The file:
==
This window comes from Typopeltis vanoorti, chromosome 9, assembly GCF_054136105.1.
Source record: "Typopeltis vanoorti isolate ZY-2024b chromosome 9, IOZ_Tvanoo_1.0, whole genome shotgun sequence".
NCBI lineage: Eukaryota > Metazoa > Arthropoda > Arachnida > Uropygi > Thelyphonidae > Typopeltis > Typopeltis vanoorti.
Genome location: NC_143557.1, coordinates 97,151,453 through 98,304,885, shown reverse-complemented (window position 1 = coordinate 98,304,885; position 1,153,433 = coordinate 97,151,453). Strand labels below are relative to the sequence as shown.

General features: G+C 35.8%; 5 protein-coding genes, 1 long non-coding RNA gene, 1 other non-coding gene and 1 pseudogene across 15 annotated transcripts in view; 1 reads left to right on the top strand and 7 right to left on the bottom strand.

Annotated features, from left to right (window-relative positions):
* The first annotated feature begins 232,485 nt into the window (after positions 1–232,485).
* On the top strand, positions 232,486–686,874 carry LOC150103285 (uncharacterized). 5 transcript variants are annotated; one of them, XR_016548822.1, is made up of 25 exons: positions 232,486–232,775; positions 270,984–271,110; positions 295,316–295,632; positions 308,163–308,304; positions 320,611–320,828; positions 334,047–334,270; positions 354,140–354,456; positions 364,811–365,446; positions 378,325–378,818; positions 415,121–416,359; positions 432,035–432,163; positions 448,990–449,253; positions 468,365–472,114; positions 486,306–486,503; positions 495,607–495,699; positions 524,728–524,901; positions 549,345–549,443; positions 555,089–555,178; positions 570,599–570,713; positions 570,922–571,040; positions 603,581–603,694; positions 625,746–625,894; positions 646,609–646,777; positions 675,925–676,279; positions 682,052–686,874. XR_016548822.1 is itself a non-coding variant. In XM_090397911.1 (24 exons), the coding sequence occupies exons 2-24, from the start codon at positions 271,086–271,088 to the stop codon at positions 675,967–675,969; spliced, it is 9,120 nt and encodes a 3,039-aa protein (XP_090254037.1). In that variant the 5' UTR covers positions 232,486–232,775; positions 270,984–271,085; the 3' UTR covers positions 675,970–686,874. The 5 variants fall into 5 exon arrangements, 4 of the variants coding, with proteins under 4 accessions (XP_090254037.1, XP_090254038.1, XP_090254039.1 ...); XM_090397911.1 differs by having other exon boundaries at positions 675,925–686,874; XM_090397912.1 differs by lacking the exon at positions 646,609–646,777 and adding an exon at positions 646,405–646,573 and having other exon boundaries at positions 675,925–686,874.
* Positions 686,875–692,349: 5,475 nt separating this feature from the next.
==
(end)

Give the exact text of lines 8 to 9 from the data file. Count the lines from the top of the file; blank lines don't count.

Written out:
* On the top strand, positions 232,486–686,874 carry LOC150103285 (uncharacterized). 5 transcript variants are annotated; one of them, XR_016548822.1, is made up of 25 exons: positions 232,486–232,775; positions 270,984–271,110; positions 295,316–295,632; positions 308,163–308,304; positions 320,611–320,828; positions 334,047–334,270; positions 354,140–354,456; positions 364,811–365,446; positions 378,325–378,818; positions 415,121–416,359; positions 432,035–432,163; positions 448,990–449,253; positions 468,365–472,114; positions 486,306–486,503; positions 495,607–495,699; positions 524,728–524,901; positions 549,345–549,443; positions 555,089–555,178; positions 570,599–570,713; positions 570,922–571,040; positions 603,581–603,694; positions 625,746–625,894; positions 646,609–646,777; positions 675,925–676,279; positions 682,052–686,874. XR_016548822.1 is itself a non-coding variant. In XM_090397911.1 (24 exons), the coding sequence occupies exons 2-24, from the start codon at positions 271,086–271,088 to the stop codon at positions 675,967–675,969; spliced, it is 9,120 nt and encodes a 3,039-aa protein (XP_090254037.1). In that variant the 5' UTR covers positions 232,486–232,775; positions 270,984–271,085; the 3' UTR covers positions 675,970–686,874. The 5 variants fall into 5 exon arrangements, 4 of the variants coding, with proteins under 4 accessions (XP_090254037.1, XP_090254038.1, XP_090254039.1 ...); XM_090397911.1 differs by having other exon boundaries at positions 675,925–686,874; XM_090397912.1 differs by lacking the exon at positions 646,609–646,777 and adding an exon at positions 646,405–646,573 and having other exon boundaries at positions 675,925–686,874.
* Positions 686,875–692,349: 5,475 nt separating this feature from the next.